La Roux Finds Peace on 'Trouble In Paradise': Track-By-Track Review


When La Roux arrived in 2009 with its Grammy-winning self-titled debut album, the U.K. duo's music smacked of the future. Sure, the songs were rooted in British synth-pop, but the steely beats and singer Elly Jackson's unflappability suggested that mainstream music was morphing into something mechanically sleek, stylish and forward-looking. And then the group disappeared, as Jackson's vocal problems, exhaustion and friction with bandmate Ben Langmaid stalled album number two. Now, Jackson, 26, is back as a solo artist, with a lavish, enjoyable, but unspectacular album that dares to change course instead of furthering "La Roux's" revolutions.

The lean, nine-track offering finds Jackson swiveling away from icy electronica toward technicolor disco, with cheekily titled tracks like "Sexotheque" flashing funk guitar and percussion. Jackson's piercing wit is still present, but her vocals are warmer, her words now soaring alongside tracks instead of stabbing into them. "I hope it doesn't seem like I'm young, foolish and green/Let me in for a minute, you're not my life but I want you in it," she laments on "Let Me Down Gently." La Roux's sound, now overseen by Jackson and co-producer Ian Sherwin, has become more organic, and Jackson's presence as a frontwoman has evolved alongside it.

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"Trouble In Paradise" is buoyant enough to soundtrack hipster barbecues over the next few months, but La Roux's music should be more than just background noise. The act's debut, led by top 10 hit "Bulletproof," flashed at the potential to rearrange the rules of pop. Its follow-up is a welcome, long-awaited return after a troubled hiatus, but it hums along comfortably without striking any innovative poses. Jackson has demonstrated the ability to dazzle in the past, and perhaps she will again on future projects. Until then, "Trouble In Paradise" provides a pleasurable, but dispensable stopgap.

Which songs on the La Roux are must-listens? Check out our track-by-track breakdown of "Trouble In Paradise":

1. Uptight Downtown

Unlike the rapid-fire "Bulletproof," the lead single from "Trouble In Paradise" moves viscously, gliding along with a funk guitar riff until it unexpectedly clamps down on a delicious groove in the final 30 seconds.

2. Kiss and Not Tell

A frisky combination of riffs -- creeping guitars, squealing synthesizers and thumping bass -- and Jackson's giddy vocal take make "Kiss and Not Tell" an effervescent treat.

3. Cruel Sexuality

Whereas the first two songs on "Trouble In Paradise" offered candy-colored dance, "Cruel Sexuality" is all static energy until the chorus arrives and carries a yearning falsetto. "Oh, you make me happy in my everyday life/Why must you keep me in your prison at night?" Jackson demands, grasping for a black-and-white ideal that does not exist.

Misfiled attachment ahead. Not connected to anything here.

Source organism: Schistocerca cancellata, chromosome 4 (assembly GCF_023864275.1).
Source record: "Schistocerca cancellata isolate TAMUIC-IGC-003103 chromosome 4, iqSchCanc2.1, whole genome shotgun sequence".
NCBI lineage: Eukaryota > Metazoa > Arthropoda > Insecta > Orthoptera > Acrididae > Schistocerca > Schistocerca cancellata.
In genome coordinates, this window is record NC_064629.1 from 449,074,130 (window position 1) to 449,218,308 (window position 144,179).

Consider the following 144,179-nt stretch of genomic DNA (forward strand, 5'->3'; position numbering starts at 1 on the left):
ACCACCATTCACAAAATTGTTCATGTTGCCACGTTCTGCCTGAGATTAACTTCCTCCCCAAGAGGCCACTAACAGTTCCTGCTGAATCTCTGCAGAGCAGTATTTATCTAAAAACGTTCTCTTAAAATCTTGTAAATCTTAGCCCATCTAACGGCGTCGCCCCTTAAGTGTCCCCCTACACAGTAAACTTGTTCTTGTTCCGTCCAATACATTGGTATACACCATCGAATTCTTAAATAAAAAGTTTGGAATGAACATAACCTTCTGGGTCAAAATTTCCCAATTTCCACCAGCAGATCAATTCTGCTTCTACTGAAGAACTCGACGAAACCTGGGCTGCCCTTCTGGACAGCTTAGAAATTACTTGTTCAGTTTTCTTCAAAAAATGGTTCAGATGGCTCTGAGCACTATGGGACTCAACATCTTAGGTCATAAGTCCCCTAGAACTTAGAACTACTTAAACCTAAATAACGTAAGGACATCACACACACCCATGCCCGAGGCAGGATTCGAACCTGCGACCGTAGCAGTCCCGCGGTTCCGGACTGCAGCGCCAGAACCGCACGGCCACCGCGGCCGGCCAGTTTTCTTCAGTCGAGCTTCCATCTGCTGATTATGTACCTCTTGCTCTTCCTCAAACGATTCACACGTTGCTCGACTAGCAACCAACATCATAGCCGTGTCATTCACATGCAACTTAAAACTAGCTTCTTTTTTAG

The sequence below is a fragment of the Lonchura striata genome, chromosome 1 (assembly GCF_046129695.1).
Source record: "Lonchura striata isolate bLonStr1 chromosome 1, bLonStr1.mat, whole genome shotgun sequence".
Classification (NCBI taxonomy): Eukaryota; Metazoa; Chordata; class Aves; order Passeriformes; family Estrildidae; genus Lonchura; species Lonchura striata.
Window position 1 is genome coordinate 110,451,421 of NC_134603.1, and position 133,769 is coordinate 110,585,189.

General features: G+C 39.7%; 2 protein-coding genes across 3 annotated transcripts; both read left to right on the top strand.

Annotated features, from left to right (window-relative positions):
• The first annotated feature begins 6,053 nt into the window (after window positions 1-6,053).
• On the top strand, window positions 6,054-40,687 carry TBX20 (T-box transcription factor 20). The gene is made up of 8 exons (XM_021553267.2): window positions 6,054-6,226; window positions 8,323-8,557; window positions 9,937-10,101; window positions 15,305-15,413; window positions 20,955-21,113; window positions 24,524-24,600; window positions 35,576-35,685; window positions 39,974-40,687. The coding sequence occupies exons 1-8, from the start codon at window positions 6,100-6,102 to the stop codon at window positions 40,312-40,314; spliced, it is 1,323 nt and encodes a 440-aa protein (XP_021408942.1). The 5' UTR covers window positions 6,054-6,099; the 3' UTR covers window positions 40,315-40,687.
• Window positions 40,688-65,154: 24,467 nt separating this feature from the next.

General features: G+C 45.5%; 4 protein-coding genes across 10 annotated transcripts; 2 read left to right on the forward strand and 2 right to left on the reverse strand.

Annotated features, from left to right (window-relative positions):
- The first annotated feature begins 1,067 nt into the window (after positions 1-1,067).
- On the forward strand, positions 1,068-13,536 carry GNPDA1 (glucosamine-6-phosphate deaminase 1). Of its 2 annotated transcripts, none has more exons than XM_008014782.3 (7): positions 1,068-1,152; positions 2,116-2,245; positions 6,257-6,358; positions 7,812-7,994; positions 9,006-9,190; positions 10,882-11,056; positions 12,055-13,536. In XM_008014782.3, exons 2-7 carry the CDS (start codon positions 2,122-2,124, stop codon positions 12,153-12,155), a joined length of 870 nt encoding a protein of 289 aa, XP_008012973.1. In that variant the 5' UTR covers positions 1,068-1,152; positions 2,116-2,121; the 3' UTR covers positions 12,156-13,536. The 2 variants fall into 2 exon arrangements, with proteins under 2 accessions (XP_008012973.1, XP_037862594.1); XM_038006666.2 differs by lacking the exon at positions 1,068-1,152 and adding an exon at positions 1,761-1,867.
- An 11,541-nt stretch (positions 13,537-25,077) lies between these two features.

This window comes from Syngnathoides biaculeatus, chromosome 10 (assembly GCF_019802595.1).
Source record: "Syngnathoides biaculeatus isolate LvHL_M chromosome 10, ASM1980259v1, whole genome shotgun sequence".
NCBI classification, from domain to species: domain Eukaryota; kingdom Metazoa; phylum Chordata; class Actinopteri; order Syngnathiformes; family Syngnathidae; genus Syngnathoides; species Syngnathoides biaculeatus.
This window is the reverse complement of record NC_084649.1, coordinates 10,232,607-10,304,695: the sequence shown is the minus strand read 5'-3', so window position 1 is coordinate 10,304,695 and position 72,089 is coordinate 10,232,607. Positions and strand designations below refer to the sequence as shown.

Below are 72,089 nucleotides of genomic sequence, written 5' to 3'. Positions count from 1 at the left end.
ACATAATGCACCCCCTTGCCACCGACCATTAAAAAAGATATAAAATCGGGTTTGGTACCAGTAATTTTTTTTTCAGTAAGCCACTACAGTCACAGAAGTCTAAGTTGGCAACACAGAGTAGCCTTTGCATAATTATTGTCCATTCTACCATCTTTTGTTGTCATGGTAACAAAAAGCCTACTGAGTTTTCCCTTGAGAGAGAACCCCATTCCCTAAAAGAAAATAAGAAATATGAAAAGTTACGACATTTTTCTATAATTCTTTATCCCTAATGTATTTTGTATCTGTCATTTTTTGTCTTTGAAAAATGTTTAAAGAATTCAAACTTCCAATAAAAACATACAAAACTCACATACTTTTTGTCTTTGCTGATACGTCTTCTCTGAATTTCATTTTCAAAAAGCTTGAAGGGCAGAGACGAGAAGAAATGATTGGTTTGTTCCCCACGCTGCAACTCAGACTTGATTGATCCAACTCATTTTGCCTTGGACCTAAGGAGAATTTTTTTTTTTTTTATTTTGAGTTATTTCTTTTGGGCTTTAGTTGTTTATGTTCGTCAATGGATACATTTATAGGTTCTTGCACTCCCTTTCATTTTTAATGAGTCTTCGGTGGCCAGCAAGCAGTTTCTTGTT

4. Paradise Is You

Jackson tries her hand at a majestic ballad reminiscent of the pure-hearted pop of U.K. girl groups like Girls Aloud and the Pipettes. "Paradise Is You" is a necessary breather after the uptempo run at the top of the album, and although the lush arrangement goes on for about a minute too long, Jackson's pillowy voice never grows tiresome.

5. Sexotheque

Conflicting interests -- she wants to "settle down," he wants to "mess around" -- separate a couple (or is it all women and men?) on "Sexotheque," a kicky proclamation on the emptiness of promiscuity.

6. Tropical Chancer

A slinky warning against a man who will "take the money and the food that's in your hand," "Tropical Chancer" is once again immaculately constructed but only if you overlook the inelegant lyrics.

7. Silent Partner

The song on "Trouble In Paradise" that would make the most sense on "La Roux," "Silent Partner" is sexy, biting and brilliant in its ornate movements and unapologetic attitude. The electronic landscape is cold and dangerous, and Jackson sounds genuinely pissed-off while spitting lines over a drum machine.

8. Let Me Down Gently

Four songs after "Paradise Is You" stumbled slightly as an atmosphere ballad, "Let Me Down Gently" soars by reveling in its emotional honesty. As Jackson pleads for a sense of peace, the track expertly raises in intensity until abruptly shutting off five and a half minutes in.

9. The Feeling

"Takin' the time to make me feel right," Jackson begins on the fluttery closer "The Feeling," a line that nods to her prolonged recording absence. The faceless harmonies form their own kind of backdrop, as Jackson's narrator shines next to her romantic partner and ends the album on a positive note.

- Album Review